Anchor pricing. Anchor pricing is another sneaky tactic that retailers use to influence consumer spending. In an example from The Simple Dollar, two pairs of headphones are priced at $11.99, only one pair is discounted from $19.99. Since the blogger didn’t research the earbuds prior to shopping for them, he doesn’t have any way to compare the two except for the price set by the retailer. Since one pair was originally higher priced, he assumes that one is the higher-quality product and believes he’s getting a bargain because it’s marked down. However, he finds out later that both pairs of earbuds are similar in terms of user reviews, making him question whether he got the better end of the deal. Ultimately, the best way to combat anchor pricing is to do your research ahead of making a purchase so you have more information on which to base your decision.

Freebies and samples. How many times have you received a free sample while shopping and then felt guilted into purchasing something? This method of social pressuring has worked for Costco for years. It’s suggested that freebies often make consumers feel obligated to buy a product or service, especially when others around them are grabbing samples as well. After all, nobody wants to be thought of as a freeloader, and when the salespeople cater to our emotions and try to get to know us, we often can’t help but oblige them with a purchase. However, recognizing freebies and samples as a sales tactic should help you enjoy something for free without guilt! If you particularly sensitive to this strategy, just say “no thank you” and walk away.

Loyalty cards. Though loyalty cards can be beneficial, they often incite more spending than saving. If shoppers are bound by loyalty to a certain store, they’re less likely to shop around for a better price at other stores. This is especially true with grocery stores, since many loyalty programs reward users with discounts on fuel. Points systems also prompt consumers to spend more to reach a certain threshold to be eligible for gifts, rewards or special coupons. These discounts are attractive, but the amount you have to spend to earn them cancel out any savings you receive. Enjoy the discounts as they come from your normal, budgeted spending, and avoid letting points accrual or the offer for special savings influence you!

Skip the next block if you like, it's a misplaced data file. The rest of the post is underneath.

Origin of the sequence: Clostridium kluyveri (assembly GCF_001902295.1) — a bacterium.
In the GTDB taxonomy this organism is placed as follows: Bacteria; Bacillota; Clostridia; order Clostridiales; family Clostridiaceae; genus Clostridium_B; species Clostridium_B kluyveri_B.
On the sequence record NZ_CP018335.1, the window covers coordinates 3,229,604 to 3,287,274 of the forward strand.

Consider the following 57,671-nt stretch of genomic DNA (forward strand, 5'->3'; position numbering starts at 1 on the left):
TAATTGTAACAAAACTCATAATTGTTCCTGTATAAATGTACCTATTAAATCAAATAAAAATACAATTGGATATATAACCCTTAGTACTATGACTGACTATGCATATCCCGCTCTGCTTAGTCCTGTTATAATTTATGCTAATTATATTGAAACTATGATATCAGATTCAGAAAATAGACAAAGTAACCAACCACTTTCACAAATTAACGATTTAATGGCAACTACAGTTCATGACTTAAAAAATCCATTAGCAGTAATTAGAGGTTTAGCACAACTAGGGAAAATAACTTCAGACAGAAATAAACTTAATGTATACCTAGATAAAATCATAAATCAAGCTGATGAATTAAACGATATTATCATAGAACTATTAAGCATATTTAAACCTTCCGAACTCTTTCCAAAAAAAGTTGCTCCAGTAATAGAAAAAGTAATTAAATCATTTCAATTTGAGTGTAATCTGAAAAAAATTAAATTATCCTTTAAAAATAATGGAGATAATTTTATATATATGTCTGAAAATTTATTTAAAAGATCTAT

Point-of-sale add ons. Retail trickery is not limited to brick-and-mortar shops. Online retailers love to flash enticing merchandise by you just moments before you make your final purchase. Pop ups and advertisements stating “you might also like…” are common on sites like Amazon. It’s easy enough to buy something online, and merchants know adding something else before checkout only takes one click. What’s more, they know your purchase history and select items based on your preferences, making it harder to pass up something you might actually be interested in.

Quick-and-easy checkout. One-click buying is patented by Amazon, and enables customers to make a purchase with just one click. Other e-retailers offer to save your payment information for expedited checkout. While both of these options are convenient, they make it far too easy to spend money. PayPal, for example, has expedited the purchase of everything from clothing to airline tickets to professional services. Since stores count on consumers making impulse purchases, this method is highly successful for driving sales. From a consumer standpoint, it’s best to hold strong and opt for slower checkout options to give yourself an opportunity to reconsider the purchase.

Kendal Perez is the Savings Expert for Coupon Sherpa, a popular resource for online, printable and grocery coupons. She’s a go-to source for money-saving tips and has been featured in stories from Bankrate, GOBankingRates, Wisebread, US News & Money Report and more. You can find Kendal on Twitter @HassleFreeSaver.